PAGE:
GRC: Serial Port to Block Diagram Interface

Hello friends…

I’m trying to setup some experiments to utilize the GRC environment. As
a
part of it, I’m reading samples off an ADC connected to a
microcontroller
connected to PC via UART/RS232 Serial, using PySerial module.

I have been trying to write a Source block for GR, where a listening
thread
would read the ADC samples from the Serial port into a global variable,
and
then, another thread wud “probably” pass the data into a
gr.vector_source
(like?) block within a hier2 block.

Well, that was just the idea. But I guess the system doesn’t work this
way.
I’m not sure whether I’m entering the message-blocks domain, which is
expected to support such packetised(?) data. I read in the GRC Wiki -
“add
custom blocks” section that it might be possible to make such “special”
functionality encapsulated in a block-diagram-safe block. Any suitable
examples ?

Conflicting again is the thought that ultimately samples from USRP and
Audio
sources are also probably caught in chunks and assembled into streams.
But
the sources for them look too complex and spread out for me to look into
right now.

I hope someone will make it clear for me and point me in a direction I
can
look for a quick hack.

Cheers,

John

View this message in context:
http://old.nabble.com/GRC%3A-Serial-Port-to-Block-Diagram-Interface-tp27167565p27167565.html
Sent from the GnuRadio mailing list archive at Nabble.com.

You should make a hier2 block that has a gr.message_source inside of it.
You can put data you read from the serial port into a message queue.
(internally) The message sink will pop items off of the queue and into a
gnuradio stream.

Take a look in grc/grc_gnuradio/blks2/* for example. Several of the
blocks in there make use of these message blocks and message queues.
Then, to get the block in grc, you can make an xml file modeled off of
one of the blocks in grc/blocks/*.xml

Hope that points your in the right direction.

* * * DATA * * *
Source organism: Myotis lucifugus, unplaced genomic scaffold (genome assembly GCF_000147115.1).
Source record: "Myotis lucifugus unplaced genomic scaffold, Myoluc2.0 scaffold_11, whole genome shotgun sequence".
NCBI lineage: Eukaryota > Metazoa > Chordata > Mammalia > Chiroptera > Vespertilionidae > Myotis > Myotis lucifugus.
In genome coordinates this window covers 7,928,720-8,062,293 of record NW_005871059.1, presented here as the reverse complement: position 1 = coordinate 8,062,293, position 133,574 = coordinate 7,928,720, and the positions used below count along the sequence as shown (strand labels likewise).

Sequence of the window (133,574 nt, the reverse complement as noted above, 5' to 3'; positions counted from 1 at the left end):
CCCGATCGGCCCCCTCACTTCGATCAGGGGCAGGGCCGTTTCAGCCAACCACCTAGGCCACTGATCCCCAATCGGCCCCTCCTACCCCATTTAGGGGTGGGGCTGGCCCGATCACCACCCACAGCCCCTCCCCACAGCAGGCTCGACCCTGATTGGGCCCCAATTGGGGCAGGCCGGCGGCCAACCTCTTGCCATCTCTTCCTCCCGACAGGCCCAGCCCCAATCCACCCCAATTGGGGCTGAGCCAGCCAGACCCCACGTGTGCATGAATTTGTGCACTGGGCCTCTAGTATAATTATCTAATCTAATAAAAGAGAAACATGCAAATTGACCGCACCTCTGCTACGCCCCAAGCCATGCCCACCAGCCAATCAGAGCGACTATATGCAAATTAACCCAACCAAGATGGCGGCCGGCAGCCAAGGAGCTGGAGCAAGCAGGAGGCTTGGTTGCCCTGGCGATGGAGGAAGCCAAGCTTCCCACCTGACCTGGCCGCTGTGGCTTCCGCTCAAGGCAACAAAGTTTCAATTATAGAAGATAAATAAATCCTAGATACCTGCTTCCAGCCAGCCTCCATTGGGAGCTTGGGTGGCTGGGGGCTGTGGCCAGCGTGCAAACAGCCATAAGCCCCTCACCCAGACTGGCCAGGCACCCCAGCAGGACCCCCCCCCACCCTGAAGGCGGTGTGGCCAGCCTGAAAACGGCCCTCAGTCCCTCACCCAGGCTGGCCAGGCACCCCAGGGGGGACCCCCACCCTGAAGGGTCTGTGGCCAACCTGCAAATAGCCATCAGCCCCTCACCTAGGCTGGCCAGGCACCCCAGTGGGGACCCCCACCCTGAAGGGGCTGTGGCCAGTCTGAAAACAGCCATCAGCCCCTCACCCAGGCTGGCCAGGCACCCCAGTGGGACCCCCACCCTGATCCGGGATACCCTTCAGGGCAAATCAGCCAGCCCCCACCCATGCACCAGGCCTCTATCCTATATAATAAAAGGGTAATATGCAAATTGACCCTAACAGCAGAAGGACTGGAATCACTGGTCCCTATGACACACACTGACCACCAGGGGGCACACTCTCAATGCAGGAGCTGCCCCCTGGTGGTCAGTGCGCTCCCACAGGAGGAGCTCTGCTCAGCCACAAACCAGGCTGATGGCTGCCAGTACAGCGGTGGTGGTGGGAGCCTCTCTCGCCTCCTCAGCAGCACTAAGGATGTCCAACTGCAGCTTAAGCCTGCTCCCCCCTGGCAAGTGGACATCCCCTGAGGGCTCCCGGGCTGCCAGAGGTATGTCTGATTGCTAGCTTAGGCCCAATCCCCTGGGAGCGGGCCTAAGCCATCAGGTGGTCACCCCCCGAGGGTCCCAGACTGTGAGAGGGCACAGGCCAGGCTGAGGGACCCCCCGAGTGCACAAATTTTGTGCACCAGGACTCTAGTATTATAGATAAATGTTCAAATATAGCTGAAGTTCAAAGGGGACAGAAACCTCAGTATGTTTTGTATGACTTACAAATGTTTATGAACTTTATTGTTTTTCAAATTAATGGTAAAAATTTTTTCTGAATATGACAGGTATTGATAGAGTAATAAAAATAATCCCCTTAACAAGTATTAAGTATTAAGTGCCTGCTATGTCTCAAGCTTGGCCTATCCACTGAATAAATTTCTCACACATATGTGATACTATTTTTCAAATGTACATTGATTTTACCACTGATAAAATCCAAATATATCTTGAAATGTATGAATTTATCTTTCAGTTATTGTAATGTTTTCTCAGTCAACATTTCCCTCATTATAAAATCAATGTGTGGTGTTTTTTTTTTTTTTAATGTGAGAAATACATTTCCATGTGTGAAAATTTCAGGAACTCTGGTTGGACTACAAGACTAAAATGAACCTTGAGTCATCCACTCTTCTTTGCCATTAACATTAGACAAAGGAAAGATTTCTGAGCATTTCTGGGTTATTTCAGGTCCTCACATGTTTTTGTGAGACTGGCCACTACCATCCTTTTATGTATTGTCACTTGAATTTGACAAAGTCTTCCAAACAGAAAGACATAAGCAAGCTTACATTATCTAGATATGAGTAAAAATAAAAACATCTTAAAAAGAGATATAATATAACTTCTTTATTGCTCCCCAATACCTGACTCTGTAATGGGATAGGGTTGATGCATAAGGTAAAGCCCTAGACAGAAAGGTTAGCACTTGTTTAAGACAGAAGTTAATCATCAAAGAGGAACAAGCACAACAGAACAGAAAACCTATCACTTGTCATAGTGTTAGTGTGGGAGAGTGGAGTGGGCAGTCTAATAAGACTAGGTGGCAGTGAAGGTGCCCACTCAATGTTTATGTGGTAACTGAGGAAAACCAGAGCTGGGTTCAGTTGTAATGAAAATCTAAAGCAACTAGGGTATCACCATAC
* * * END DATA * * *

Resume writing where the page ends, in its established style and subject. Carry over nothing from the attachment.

-Josh

Thanks for the pointer, Josh! It surely did help… But now I’m stuck up
somewhere else…

I managed to hack up the grc_gnuradio/blks2/probe.py to make the source
block I require. But before that, let me make clear my intention is to
mainly use the Graphical Sinks / Operators in GRC, to be able to wire up
blocks for processing and displaying the signals I acquire from my
serial interface. Right now, I’m using the python random number
generator to shove me samples (in a similar callback function
ref:probe.py).

I wired up the blocks in this fashion in GRC:

[ My Block ] -> [ Throttle ] -> [ Variable Sink ]

and kept a Variable Text Box also in the window, referring to the ID in
Variable Sink. Now I’m able to see the samples from the random number
generator in the Variable Text Box.This works since Variable Sink is
basically just a Message Sink with Callback. I could also use Operator
Blocks like Multiply, Add on the incoming sample stream (placed after
the Throttle block), whose output I’m able to see clearly on the
Variable Text Box.

Now to the issue - when I replace the Variable Sink block with any of
the typical Graphical Sink blocks [Scope, Number, Histo] or even File
sink, nothing seems to come out in the Sink. I suspect this due to the
format of data expected by these traditional Sink blocks to be different
from what is coming out from the Message Queue.

This is the portion of the code I am using (from probe.py) to insert
messages into the queue:

arr = numpy.array(random.random(), numpy.float32)
return gr.message_from_string(arr.tostring(), 0,
gr.sizeof_float, 1)
self._msgq.insert_tail(msg)

I’m not entirely clear about the argument structure for
gr.message_from_string() function, for which I couldn’t find much
documentation. I could understand the second argument represents message